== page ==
The first capture is a trimmed ATS EScope Limited capture showing LIN activity with the left headlight connected (the fault is current). The voltage is stuck at 8 Volts, which is preventing both headlight from talking. The second capture shows normal activity, although zooming in would show a missing response from one module (the left headlight!).

VEHICLE NETWORK DIAGNOSTIC STRATEGIES SEMINAR:

ATG Offers network educational seminars which include many case studies like the one shared above from our new Vehicle Network Diagnostic Strategies seminar.

From Generic Scan Tool communication failures during state emissions tests to complex high speed powertrain and safety system networks, communication problems and U-Codes are becoming a much larger problem every year. This seminar solves that problem by providing known good Lab Scope values, Scan Tool workarounds, and physical testing strategies that avoid the time-consuming ‘resistance test’ path used by most manufacturers.

Layered Diagnostics

Using the ATG High Level approach means that you will start in one place, and then jump around from section to section as needed, taking a different path for every diagnosis. Essentially, each flow chart writes itself as you make simple tests and observations.

For example, if all systems work properly but the Scan Tool won’t communicate, you start with a DLC drag check before putting the Scan Tool itself and the network gateway on the possible cause list, and then proceeding to tests specifically for diagnosing or working around those faults. On the other hand, if there are symptoms along with the lack of communication, then the Scan Tool and DLC are fine, and the diagnostic path adapts to help isolate the open, short, module fault or operating condition responsible.

While the manual and seminar are designed to move in one direction, your diagnostics will be much more dynamic. In fact, each diagnostic path you assemble back in the shop will be unique, leading to much faster isolation of each unique root cause.

Network fault flow charts almost always involve disconnecting multiple circuits to make static measurements. Not only does this take too long, but the end result is often the replacement of modules by default when no previous test pinpoints the fault. At ATG, we’ve solved the modern network diagnostic problem by skipping it in favor of a ‘High Level’ diagnostic approach. Based on simple observations and non-invasive tests, you’ll decide on the most efficient diagnostic path, which may include:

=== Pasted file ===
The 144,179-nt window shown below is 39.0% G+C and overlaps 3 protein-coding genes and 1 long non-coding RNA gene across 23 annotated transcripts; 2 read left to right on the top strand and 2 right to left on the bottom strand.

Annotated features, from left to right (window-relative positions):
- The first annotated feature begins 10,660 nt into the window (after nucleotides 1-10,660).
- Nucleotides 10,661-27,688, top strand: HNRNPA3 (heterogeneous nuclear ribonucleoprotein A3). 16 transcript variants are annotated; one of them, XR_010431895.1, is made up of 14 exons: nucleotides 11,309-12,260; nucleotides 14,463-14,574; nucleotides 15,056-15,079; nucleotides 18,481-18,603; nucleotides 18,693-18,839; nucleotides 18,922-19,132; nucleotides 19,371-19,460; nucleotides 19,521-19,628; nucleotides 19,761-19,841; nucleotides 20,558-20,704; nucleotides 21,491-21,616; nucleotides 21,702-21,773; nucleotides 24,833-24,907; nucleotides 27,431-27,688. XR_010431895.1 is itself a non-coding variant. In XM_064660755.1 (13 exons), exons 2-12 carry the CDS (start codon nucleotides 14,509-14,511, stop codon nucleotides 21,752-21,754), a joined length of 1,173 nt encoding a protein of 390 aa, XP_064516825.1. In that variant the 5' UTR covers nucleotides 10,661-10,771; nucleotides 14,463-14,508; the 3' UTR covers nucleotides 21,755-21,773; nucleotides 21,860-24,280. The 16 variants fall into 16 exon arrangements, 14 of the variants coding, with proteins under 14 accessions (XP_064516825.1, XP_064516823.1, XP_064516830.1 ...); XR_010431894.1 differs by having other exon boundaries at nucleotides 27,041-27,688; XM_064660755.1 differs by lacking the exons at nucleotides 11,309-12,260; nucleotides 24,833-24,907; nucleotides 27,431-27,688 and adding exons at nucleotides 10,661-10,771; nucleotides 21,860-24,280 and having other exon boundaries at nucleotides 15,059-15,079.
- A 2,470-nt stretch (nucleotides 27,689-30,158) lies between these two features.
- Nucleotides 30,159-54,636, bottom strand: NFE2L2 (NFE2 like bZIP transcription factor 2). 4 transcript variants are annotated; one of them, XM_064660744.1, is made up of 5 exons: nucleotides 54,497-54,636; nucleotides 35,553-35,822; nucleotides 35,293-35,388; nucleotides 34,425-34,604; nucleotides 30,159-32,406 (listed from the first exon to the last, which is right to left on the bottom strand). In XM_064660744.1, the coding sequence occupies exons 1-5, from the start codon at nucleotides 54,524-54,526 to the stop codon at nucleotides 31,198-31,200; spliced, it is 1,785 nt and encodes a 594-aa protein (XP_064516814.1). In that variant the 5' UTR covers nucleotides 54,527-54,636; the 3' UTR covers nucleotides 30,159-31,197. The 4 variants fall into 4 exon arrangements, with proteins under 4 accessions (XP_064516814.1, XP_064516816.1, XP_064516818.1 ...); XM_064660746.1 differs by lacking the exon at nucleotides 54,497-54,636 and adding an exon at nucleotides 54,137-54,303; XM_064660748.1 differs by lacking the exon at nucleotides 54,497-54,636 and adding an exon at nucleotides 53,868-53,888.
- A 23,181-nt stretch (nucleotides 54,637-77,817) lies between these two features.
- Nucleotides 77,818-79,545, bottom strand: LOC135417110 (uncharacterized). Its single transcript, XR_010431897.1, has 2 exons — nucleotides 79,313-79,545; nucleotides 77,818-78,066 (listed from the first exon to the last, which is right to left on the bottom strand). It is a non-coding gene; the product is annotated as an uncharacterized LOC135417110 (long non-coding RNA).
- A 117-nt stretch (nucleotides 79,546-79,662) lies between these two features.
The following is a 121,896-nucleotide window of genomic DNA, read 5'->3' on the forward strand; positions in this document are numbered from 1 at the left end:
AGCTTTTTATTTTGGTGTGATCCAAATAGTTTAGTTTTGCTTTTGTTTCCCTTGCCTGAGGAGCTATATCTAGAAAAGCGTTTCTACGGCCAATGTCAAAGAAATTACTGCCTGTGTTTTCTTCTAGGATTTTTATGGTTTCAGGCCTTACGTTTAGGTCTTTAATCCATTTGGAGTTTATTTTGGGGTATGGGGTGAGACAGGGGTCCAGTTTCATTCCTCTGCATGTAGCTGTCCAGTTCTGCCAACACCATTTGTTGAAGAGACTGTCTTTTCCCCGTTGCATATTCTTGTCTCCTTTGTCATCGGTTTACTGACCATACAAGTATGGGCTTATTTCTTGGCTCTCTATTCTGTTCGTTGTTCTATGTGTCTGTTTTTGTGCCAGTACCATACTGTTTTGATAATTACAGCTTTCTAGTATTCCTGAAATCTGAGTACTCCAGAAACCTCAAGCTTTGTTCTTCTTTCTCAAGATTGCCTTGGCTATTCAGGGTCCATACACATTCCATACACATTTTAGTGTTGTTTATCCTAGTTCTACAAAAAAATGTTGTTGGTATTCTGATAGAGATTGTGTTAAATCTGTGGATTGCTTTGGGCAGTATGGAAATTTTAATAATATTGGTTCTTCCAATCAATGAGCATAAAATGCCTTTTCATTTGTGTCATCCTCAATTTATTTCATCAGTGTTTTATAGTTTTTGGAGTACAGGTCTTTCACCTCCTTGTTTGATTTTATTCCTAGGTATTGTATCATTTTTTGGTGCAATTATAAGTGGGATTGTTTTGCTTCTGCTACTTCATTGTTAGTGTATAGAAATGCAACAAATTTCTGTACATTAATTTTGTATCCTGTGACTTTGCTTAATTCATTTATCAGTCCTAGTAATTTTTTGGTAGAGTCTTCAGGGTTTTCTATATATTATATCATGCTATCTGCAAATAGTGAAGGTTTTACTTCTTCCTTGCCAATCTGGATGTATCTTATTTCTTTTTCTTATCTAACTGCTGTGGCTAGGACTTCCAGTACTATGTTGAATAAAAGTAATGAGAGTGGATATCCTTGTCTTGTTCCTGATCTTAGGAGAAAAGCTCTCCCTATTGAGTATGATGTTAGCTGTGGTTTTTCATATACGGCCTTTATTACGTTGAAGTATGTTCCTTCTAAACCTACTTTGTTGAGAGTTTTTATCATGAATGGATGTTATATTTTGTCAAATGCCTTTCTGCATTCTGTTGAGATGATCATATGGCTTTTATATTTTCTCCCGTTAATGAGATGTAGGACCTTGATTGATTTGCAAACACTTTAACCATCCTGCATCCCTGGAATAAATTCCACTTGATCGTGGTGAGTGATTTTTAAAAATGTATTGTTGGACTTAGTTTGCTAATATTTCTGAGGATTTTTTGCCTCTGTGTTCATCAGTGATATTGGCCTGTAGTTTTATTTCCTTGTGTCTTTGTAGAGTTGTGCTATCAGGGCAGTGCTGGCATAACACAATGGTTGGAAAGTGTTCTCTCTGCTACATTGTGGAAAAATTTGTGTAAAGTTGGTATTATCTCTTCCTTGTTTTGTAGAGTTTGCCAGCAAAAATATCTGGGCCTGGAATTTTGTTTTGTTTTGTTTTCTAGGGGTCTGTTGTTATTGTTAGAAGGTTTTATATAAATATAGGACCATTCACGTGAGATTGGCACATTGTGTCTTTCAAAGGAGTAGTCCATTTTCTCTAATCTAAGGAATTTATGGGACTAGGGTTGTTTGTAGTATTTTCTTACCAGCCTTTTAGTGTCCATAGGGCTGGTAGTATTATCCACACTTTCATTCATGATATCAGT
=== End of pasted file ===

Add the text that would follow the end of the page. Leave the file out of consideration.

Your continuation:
1. Isolation: Disconnecting modules or junction connectors to restore communications. This allows access to codes and PIDs that further focus your diagnostic path.
  2. Overlay: Jumping around suspected fault areas or modules to establish communication and verify your hunch.
  3. Lab Scope: From tool setup to a collection of good and faulty captures, we’ve got Lab Scope testing completely covered.
  4. Topology Analysis: Using wiring diagrams or Scan Tool functions, you can easily create a map of what does and doesn’t work, leading o a very small and precise possible cause list.
  5. Code Patterns: Multiple code failures present patterns that we can use, including leveraging history and current status changes during isolation and overlay tests.
  6. Other Causes: Other tools and tests are described, including decision-making tips so you know when to (and when not to) check terminal contact, powers, grounds, ignition states, and wake-ups. Options include power and ground circuit load tests, module resets, and bypass strategies.

Jumping Around

Using the ATG High Level approach means that you will start in one place, and then jump around from section to section as needed, taking a different path for every diagnosis. Essentially, each flow chart writes itself as you make simple tests and observations.